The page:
Michael is a PhD student at The University of Florida Department of Geography. His research interests include conservation biology, biogeography, spatial ecology, animal behavior, GIS, and remote sensing. His dissertation research will take place in southern Belize where he will investigate the effects that human disturbance has on terrestrial mammal biodiversity and abundance. If you’re interested in learning more about Michael’s past and current research projects, you can check out his website for more information.
For my dissertation, I will be researching potential human disturbance impacts on terrestrial mammal populations in southern Belize. This region is home to part of a described jaguar conservation corridor, connecting populations from Mexico and Guatemala to the rest of Central America. This project will cover a massive 1,000 square kilometers, including three protected areas: Cockscomb Basin Wildlife Sanctuary, Bladen Nature Reserve, and Golden Stream Corridor Preserve. We will use remotely sensed data, sound meters, and social surveys of residents and key stakeholders to identify and quantify the gradient of human disturbance that exists within the study area.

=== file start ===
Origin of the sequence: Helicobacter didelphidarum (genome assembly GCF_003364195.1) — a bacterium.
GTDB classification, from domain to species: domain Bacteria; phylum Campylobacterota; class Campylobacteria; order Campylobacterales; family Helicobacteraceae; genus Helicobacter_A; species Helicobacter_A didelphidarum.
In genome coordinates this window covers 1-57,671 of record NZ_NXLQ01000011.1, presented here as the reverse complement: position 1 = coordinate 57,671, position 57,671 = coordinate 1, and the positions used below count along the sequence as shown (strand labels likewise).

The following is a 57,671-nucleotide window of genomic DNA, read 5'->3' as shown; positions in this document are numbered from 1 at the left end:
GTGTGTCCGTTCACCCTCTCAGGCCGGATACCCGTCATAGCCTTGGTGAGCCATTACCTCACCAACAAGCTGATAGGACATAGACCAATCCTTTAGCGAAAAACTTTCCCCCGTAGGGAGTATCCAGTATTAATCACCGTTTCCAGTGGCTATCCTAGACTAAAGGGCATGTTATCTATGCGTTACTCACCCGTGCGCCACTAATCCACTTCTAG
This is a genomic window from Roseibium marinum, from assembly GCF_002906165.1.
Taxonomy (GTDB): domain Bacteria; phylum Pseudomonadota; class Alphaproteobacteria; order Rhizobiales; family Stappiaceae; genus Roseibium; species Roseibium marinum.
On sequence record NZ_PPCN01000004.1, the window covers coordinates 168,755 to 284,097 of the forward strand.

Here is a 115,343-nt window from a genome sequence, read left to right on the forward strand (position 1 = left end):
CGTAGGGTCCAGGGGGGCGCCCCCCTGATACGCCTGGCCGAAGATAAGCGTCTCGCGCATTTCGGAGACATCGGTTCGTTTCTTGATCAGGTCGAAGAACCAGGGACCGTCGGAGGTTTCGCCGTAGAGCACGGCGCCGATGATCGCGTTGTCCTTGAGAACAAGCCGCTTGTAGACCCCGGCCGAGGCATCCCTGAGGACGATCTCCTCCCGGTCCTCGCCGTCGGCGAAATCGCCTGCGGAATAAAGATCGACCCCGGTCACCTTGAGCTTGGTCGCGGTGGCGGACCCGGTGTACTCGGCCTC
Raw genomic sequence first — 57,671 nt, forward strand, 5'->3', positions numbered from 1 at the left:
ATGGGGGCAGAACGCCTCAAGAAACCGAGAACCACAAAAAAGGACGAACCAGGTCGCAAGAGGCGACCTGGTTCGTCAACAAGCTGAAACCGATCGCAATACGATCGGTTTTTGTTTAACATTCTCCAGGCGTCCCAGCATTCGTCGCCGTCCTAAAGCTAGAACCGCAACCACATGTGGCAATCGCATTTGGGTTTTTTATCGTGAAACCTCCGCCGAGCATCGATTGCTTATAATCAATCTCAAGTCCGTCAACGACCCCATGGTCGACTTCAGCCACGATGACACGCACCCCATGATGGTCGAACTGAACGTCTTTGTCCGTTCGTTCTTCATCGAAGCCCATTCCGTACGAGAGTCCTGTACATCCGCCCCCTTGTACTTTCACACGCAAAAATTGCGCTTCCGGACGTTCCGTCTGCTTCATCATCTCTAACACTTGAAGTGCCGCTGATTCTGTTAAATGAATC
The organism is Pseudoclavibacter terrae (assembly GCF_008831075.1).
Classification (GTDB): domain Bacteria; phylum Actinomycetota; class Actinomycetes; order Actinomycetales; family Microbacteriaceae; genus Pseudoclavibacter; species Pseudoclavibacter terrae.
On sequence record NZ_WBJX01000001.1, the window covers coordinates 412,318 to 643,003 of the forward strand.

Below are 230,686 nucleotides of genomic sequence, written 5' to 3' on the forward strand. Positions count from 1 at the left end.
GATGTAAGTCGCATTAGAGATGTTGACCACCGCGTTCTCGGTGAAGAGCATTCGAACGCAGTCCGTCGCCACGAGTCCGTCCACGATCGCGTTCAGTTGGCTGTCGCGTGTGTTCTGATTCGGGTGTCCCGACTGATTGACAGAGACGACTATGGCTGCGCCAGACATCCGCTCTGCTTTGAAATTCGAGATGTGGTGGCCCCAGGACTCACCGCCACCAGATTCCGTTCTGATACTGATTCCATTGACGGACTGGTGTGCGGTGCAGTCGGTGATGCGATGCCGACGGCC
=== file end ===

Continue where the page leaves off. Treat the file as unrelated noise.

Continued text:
Camera traps will be deployed throughout the study area to document the presence and abundance of terrestrial mammals. This will allow us to model potential effects that human activity and disturbance has on these populations, providing us with the information needed to implement better conservation strategies at the local and national level. This landscape is home to several Maya villages, and we will work with these local communities to kick-start community conservation efforts to help protect both Maya and protected forests.